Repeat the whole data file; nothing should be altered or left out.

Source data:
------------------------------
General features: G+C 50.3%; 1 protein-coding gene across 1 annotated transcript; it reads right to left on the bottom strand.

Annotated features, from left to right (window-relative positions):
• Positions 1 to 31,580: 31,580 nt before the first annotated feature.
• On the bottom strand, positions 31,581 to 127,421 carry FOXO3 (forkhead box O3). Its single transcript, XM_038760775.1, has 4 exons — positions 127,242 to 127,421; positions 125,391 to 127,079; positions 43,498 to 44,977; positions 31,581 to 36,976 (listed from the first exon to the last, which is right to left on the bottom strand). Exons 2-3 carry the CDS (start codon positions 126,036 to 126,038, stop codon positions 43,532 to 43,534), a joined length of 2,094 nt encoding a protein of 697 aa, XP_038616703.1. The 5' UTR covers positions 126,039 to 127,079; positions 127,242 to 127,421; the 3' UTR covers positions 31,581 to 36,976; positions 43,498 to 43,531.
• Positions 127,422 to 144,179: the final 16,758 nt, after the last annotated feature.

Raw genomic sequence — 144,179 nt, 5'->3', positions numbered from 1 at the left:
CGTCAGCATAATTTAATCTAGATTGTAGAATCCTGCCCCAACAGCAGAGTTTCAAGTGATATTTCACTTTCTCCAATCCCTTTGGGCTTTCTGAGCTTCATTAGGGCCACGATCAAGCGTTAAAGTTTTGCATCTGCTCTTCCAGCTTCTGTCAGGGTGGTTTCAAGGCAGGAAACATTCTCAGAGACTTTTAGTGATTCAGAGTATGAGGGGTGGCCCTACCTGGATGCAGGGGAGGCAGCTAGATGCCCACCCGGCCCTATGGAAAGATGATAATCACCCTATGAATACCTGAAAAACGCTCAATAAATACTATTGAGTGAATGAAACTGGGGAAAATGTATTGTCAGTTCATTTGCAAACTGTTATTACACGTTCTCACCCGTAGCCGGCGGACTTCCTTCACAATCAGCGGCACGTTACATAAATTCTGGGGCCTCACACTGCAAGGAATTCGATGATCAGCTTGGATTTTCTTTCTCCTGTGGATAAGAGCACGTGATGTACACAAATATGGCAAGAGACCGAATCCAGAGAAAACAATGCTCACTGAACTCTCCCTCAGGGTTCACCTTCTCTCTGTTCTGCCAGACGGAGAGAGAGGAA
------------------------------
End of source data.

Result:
General features: G+C 50.3%; 1 protein-coding gene across 1 annotated transcript; it reads right to left on the bottom strand.

Annotated features, from left to right (window-relative positions):
• Positions 1 to 31,580: 31,580 nt before the first annotated feature.
• On the bottom strand, positions 31,581 to 127,421 carry FOXO3 (forkhead box O3). Its single transcript, XM_038760775.1, has 4 exons — positions 127,242 to 127,421; positions 125,391 to 127,079; positions 43,498 to 44,977; positions 31,581 to 36,976 (listed from the first exon to the last, which is right to left on the bottom strand). Exons 2-3 carry the CDS (start codon positions 126,036 to 126,038, stop codon positions 43,532 to 43,534), a joined length of 2,094 nt encoding a protein of 697 aa, XP_038616703.1. The 5' UTR covers positions 126,039 to 127,079; positions 127,242 to 127,421; the 3' UTR covers positions 31,581 to 36,976; positions 43,498 to 43,531.
• Positions 127,422 to 144,179: the final 16,758 nt, after the last annotated feature.

Raw genomic sequence — 144,179 nt, 5'->3', positions numbered from 1 at the left:
CGTCAGCATAATTTAATCTAGATTGTAGAATCCTGCCCCAACAGCAGAGTTTCAAGTGATATTTCACTTTCTCCAATCCCTTTGGGCTTTCTGAGCTTCATTAGGGCCACGATCAAGCGTTAAAGTTTTGCATCTGCTCTTCCAGCTTCTGTCAGGGTGGTTTCAAGGCAGGAAACATTCTCAGAGACTTTTAGTGATTCAGAGTATGAGGGGTGGCCCTACCTGGATGCAGGGGAGGCAGCTAGATGCCCACCCGGCCCTATGGAAAGATGATAATCACCCTATGAATACCTGAAAAACGCTCAATAAATACTATTGAGTGAATGAAACTGGGGAAAATGTATTGTCAGTTCATTTGCAAACTGTTATTACACGTTCTCACCCGTAGCCGGCGGACTTCCTTCACAATCAGCGGCACGTTACATAAATTCTGGGGCCTCACACTGCAAGGAATTCGATGATCAGCTTGGATTTTCTTTCTCCTGTGGATAAGAGCACGTGATGTACACAAATATGGCAAGAGACCGAATCCAGAGAAAACAATGCTCACTGAACTCTCCCTCAGGGTTCACCTTCTCTCTGTTCTGCCAGACGGAGAGAGAGGAA